Wednesday, November 18, 2009
The Ongoing Saga of Afghanistan
Recently,former national security adviser Zbigniew Brzezinski chaired RAND Corporation's Middle East Advisory Board, and he had some choice remarks that do not exactly exude optimism. He stated clearly, Withdrawal is not in the range of policy options. Brzezinski then noted that within three months the war in Afghanistan will be the "longest war in US history," and warned that the U.S. could be "bogged down there for another decade or so." At the same time, he argued, the world impact of an early US departure "would be utterly devastating."
November 14, 2009 at 23:35:59
For OpEdNews: Sandy Shanks - Writer
Due to recent reports, for those still clinging to the forlorn hope that America's military involvement in Afghanistan would end reasonably soon, such hope has turned to despair. Perhaps some Americans, those interested in literature at any rate, will recall the poetic words of an Englishman named Rudyard Kipling.
It is not wise for the Christian white
To hustle the Asian brown;
For the Christian riles
And the Asian smiles
And weareth the Christian down.
At the end of the fight
Lies a tombstone white
With the name of the late deceased;
And the epitaph drear,
A fool lies here,
Who tried to hustle the East.
One might think that Kipling was prescient; perhaps so, perhaps not. For over eighty years, from 1838 to 1919, Britain attempted to subdue Afghanistan.This effort resulted in abject failure. One particular engagement is telling. In Jan. 1842 at a place called Khurd Kabul, a mountain pass, a British army of 4,500 soldiers was slaughtered. There was one lone survivor who lived to tell the tale, a doctor named William Brydon. Several years later Kipling wrote his poem.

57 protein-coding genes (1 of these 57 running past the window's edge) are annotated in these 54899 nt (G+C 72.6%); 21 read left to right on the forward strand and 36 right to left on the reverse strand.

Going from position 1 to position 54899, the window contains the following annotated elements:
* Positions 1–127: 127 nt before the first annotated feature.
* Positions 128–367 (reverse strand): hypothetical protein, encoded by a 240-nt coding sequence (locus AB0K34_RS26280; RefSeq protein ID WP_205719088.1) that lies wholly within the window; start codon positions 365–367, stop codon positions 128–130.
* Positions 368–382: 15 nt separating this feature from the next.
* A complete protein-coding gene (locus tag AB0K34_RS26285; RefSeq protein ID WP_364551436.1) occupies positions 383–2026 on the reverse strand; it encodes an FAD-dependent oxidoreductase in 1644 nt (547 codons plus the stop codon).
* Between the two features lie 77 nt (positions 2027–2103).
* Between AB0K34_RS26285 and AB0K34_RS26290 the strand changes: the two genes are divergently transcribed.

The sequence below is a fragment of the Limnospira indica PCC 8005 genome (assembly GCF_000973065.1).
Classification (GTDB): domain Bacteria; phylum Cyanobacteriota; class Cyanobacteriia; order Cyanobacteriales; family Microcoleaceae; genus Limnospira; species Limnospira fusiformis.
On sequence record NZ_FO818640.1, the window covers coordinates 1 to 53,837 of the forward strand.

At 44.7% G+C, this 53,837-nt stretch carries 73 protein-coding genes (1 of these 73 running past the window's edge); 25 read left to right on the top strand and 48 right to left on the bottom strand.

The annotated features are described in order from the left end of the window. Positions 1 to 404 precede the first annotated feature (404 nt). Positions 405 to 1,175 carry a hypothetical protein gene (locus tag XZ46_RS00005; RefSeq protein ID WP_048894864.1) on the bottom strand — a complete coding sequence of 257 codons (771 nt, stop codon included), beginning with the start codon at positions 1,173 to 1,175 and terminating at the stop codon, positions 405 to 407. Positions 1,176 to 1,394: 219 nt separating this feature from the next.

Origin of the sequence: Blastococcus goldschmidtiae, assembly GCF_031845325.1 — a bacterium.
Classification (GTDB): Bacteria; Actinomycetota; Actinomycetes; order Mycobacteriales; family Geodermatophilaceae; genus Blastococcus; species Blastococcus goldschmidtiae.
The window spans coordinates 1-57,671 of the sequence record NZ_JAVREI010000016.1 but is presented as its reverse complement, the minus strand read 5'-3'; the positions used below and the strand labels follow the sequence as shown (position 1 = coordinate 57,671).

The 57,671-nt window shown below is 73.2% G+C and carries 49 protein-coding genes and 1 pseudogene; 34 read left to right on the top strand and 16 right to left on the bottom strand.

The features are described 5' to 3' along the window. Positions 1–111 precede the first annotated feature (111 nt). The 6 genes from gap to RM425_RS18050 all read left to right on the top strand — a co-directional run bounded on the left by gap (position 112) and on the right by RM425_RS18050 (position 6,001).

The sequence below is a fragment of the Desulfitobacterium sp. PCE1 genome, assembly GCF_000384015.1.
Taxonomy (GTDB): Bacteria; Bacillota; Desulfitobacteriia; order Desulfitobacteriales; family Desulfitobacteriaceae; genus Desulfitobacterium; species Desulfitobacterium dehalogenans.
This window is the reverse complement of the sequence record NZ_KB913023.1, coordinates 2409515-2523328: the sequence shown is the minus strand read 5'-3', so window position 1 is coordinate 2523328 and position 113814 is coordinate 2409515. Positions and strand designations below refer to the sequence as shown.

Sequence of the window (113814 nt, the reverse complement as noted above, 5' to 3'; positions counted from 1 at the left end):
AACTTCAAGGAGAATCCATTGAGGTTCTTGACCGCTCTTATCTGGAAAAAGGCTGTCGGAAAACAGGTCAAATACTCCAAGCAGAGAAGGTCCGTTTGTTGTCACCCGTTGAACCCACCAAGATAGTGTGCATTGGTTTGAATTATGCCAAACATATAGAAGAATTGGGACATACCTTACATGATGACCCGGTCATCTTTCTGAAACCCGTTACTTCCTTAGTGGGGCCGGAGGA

On Dec. 24, 1979, the Soviet Union tried to tame Afghanistan. Over eight years later, the Red Army withdrew in defeat. In 1991, a little over two years after the embarrassing withdrawal, the Soviet Union ceased to exist. U.S. involvement in the war in Afghanistan has now lasted over eight years.
There are Americans who are concerned about this most recent past. There are Americans who are concerned about the continued killing and wounding of our treasured troops and ask why. There is virtually nothing in the dirt-poor, resourceless, and strategically impotent Afghanistan that has anything worth dying for, save for a mythical pipeline that no corporation in its right mind would build due to the volatility of the area, which has existed for centuries. Afghanistan is a tribal society with a culture that lives by the gun. That said, recent headlines fills one with despair.
Nick Turse of Tom Dispatch provided news you are not going to hear on the MSN. To many, it was revealing and disconcerting. It would appear that the infrastructure boom that many expected when Obama took office is happening. Unfortunately, it is not happening in the U.S. It is happening in Afghanistan, and the goal is military infrastructure. Turse states, "While the United States officially insists that it is not setting up permanent bases in Afghanistan, the scale and permanency of the construction underway at Bagram seems to suggest, at the least, a very long stay. According to published reports, in fact, the new terminal facilities for the complex aren't even slated to be operational until 2011."
The rest of the story...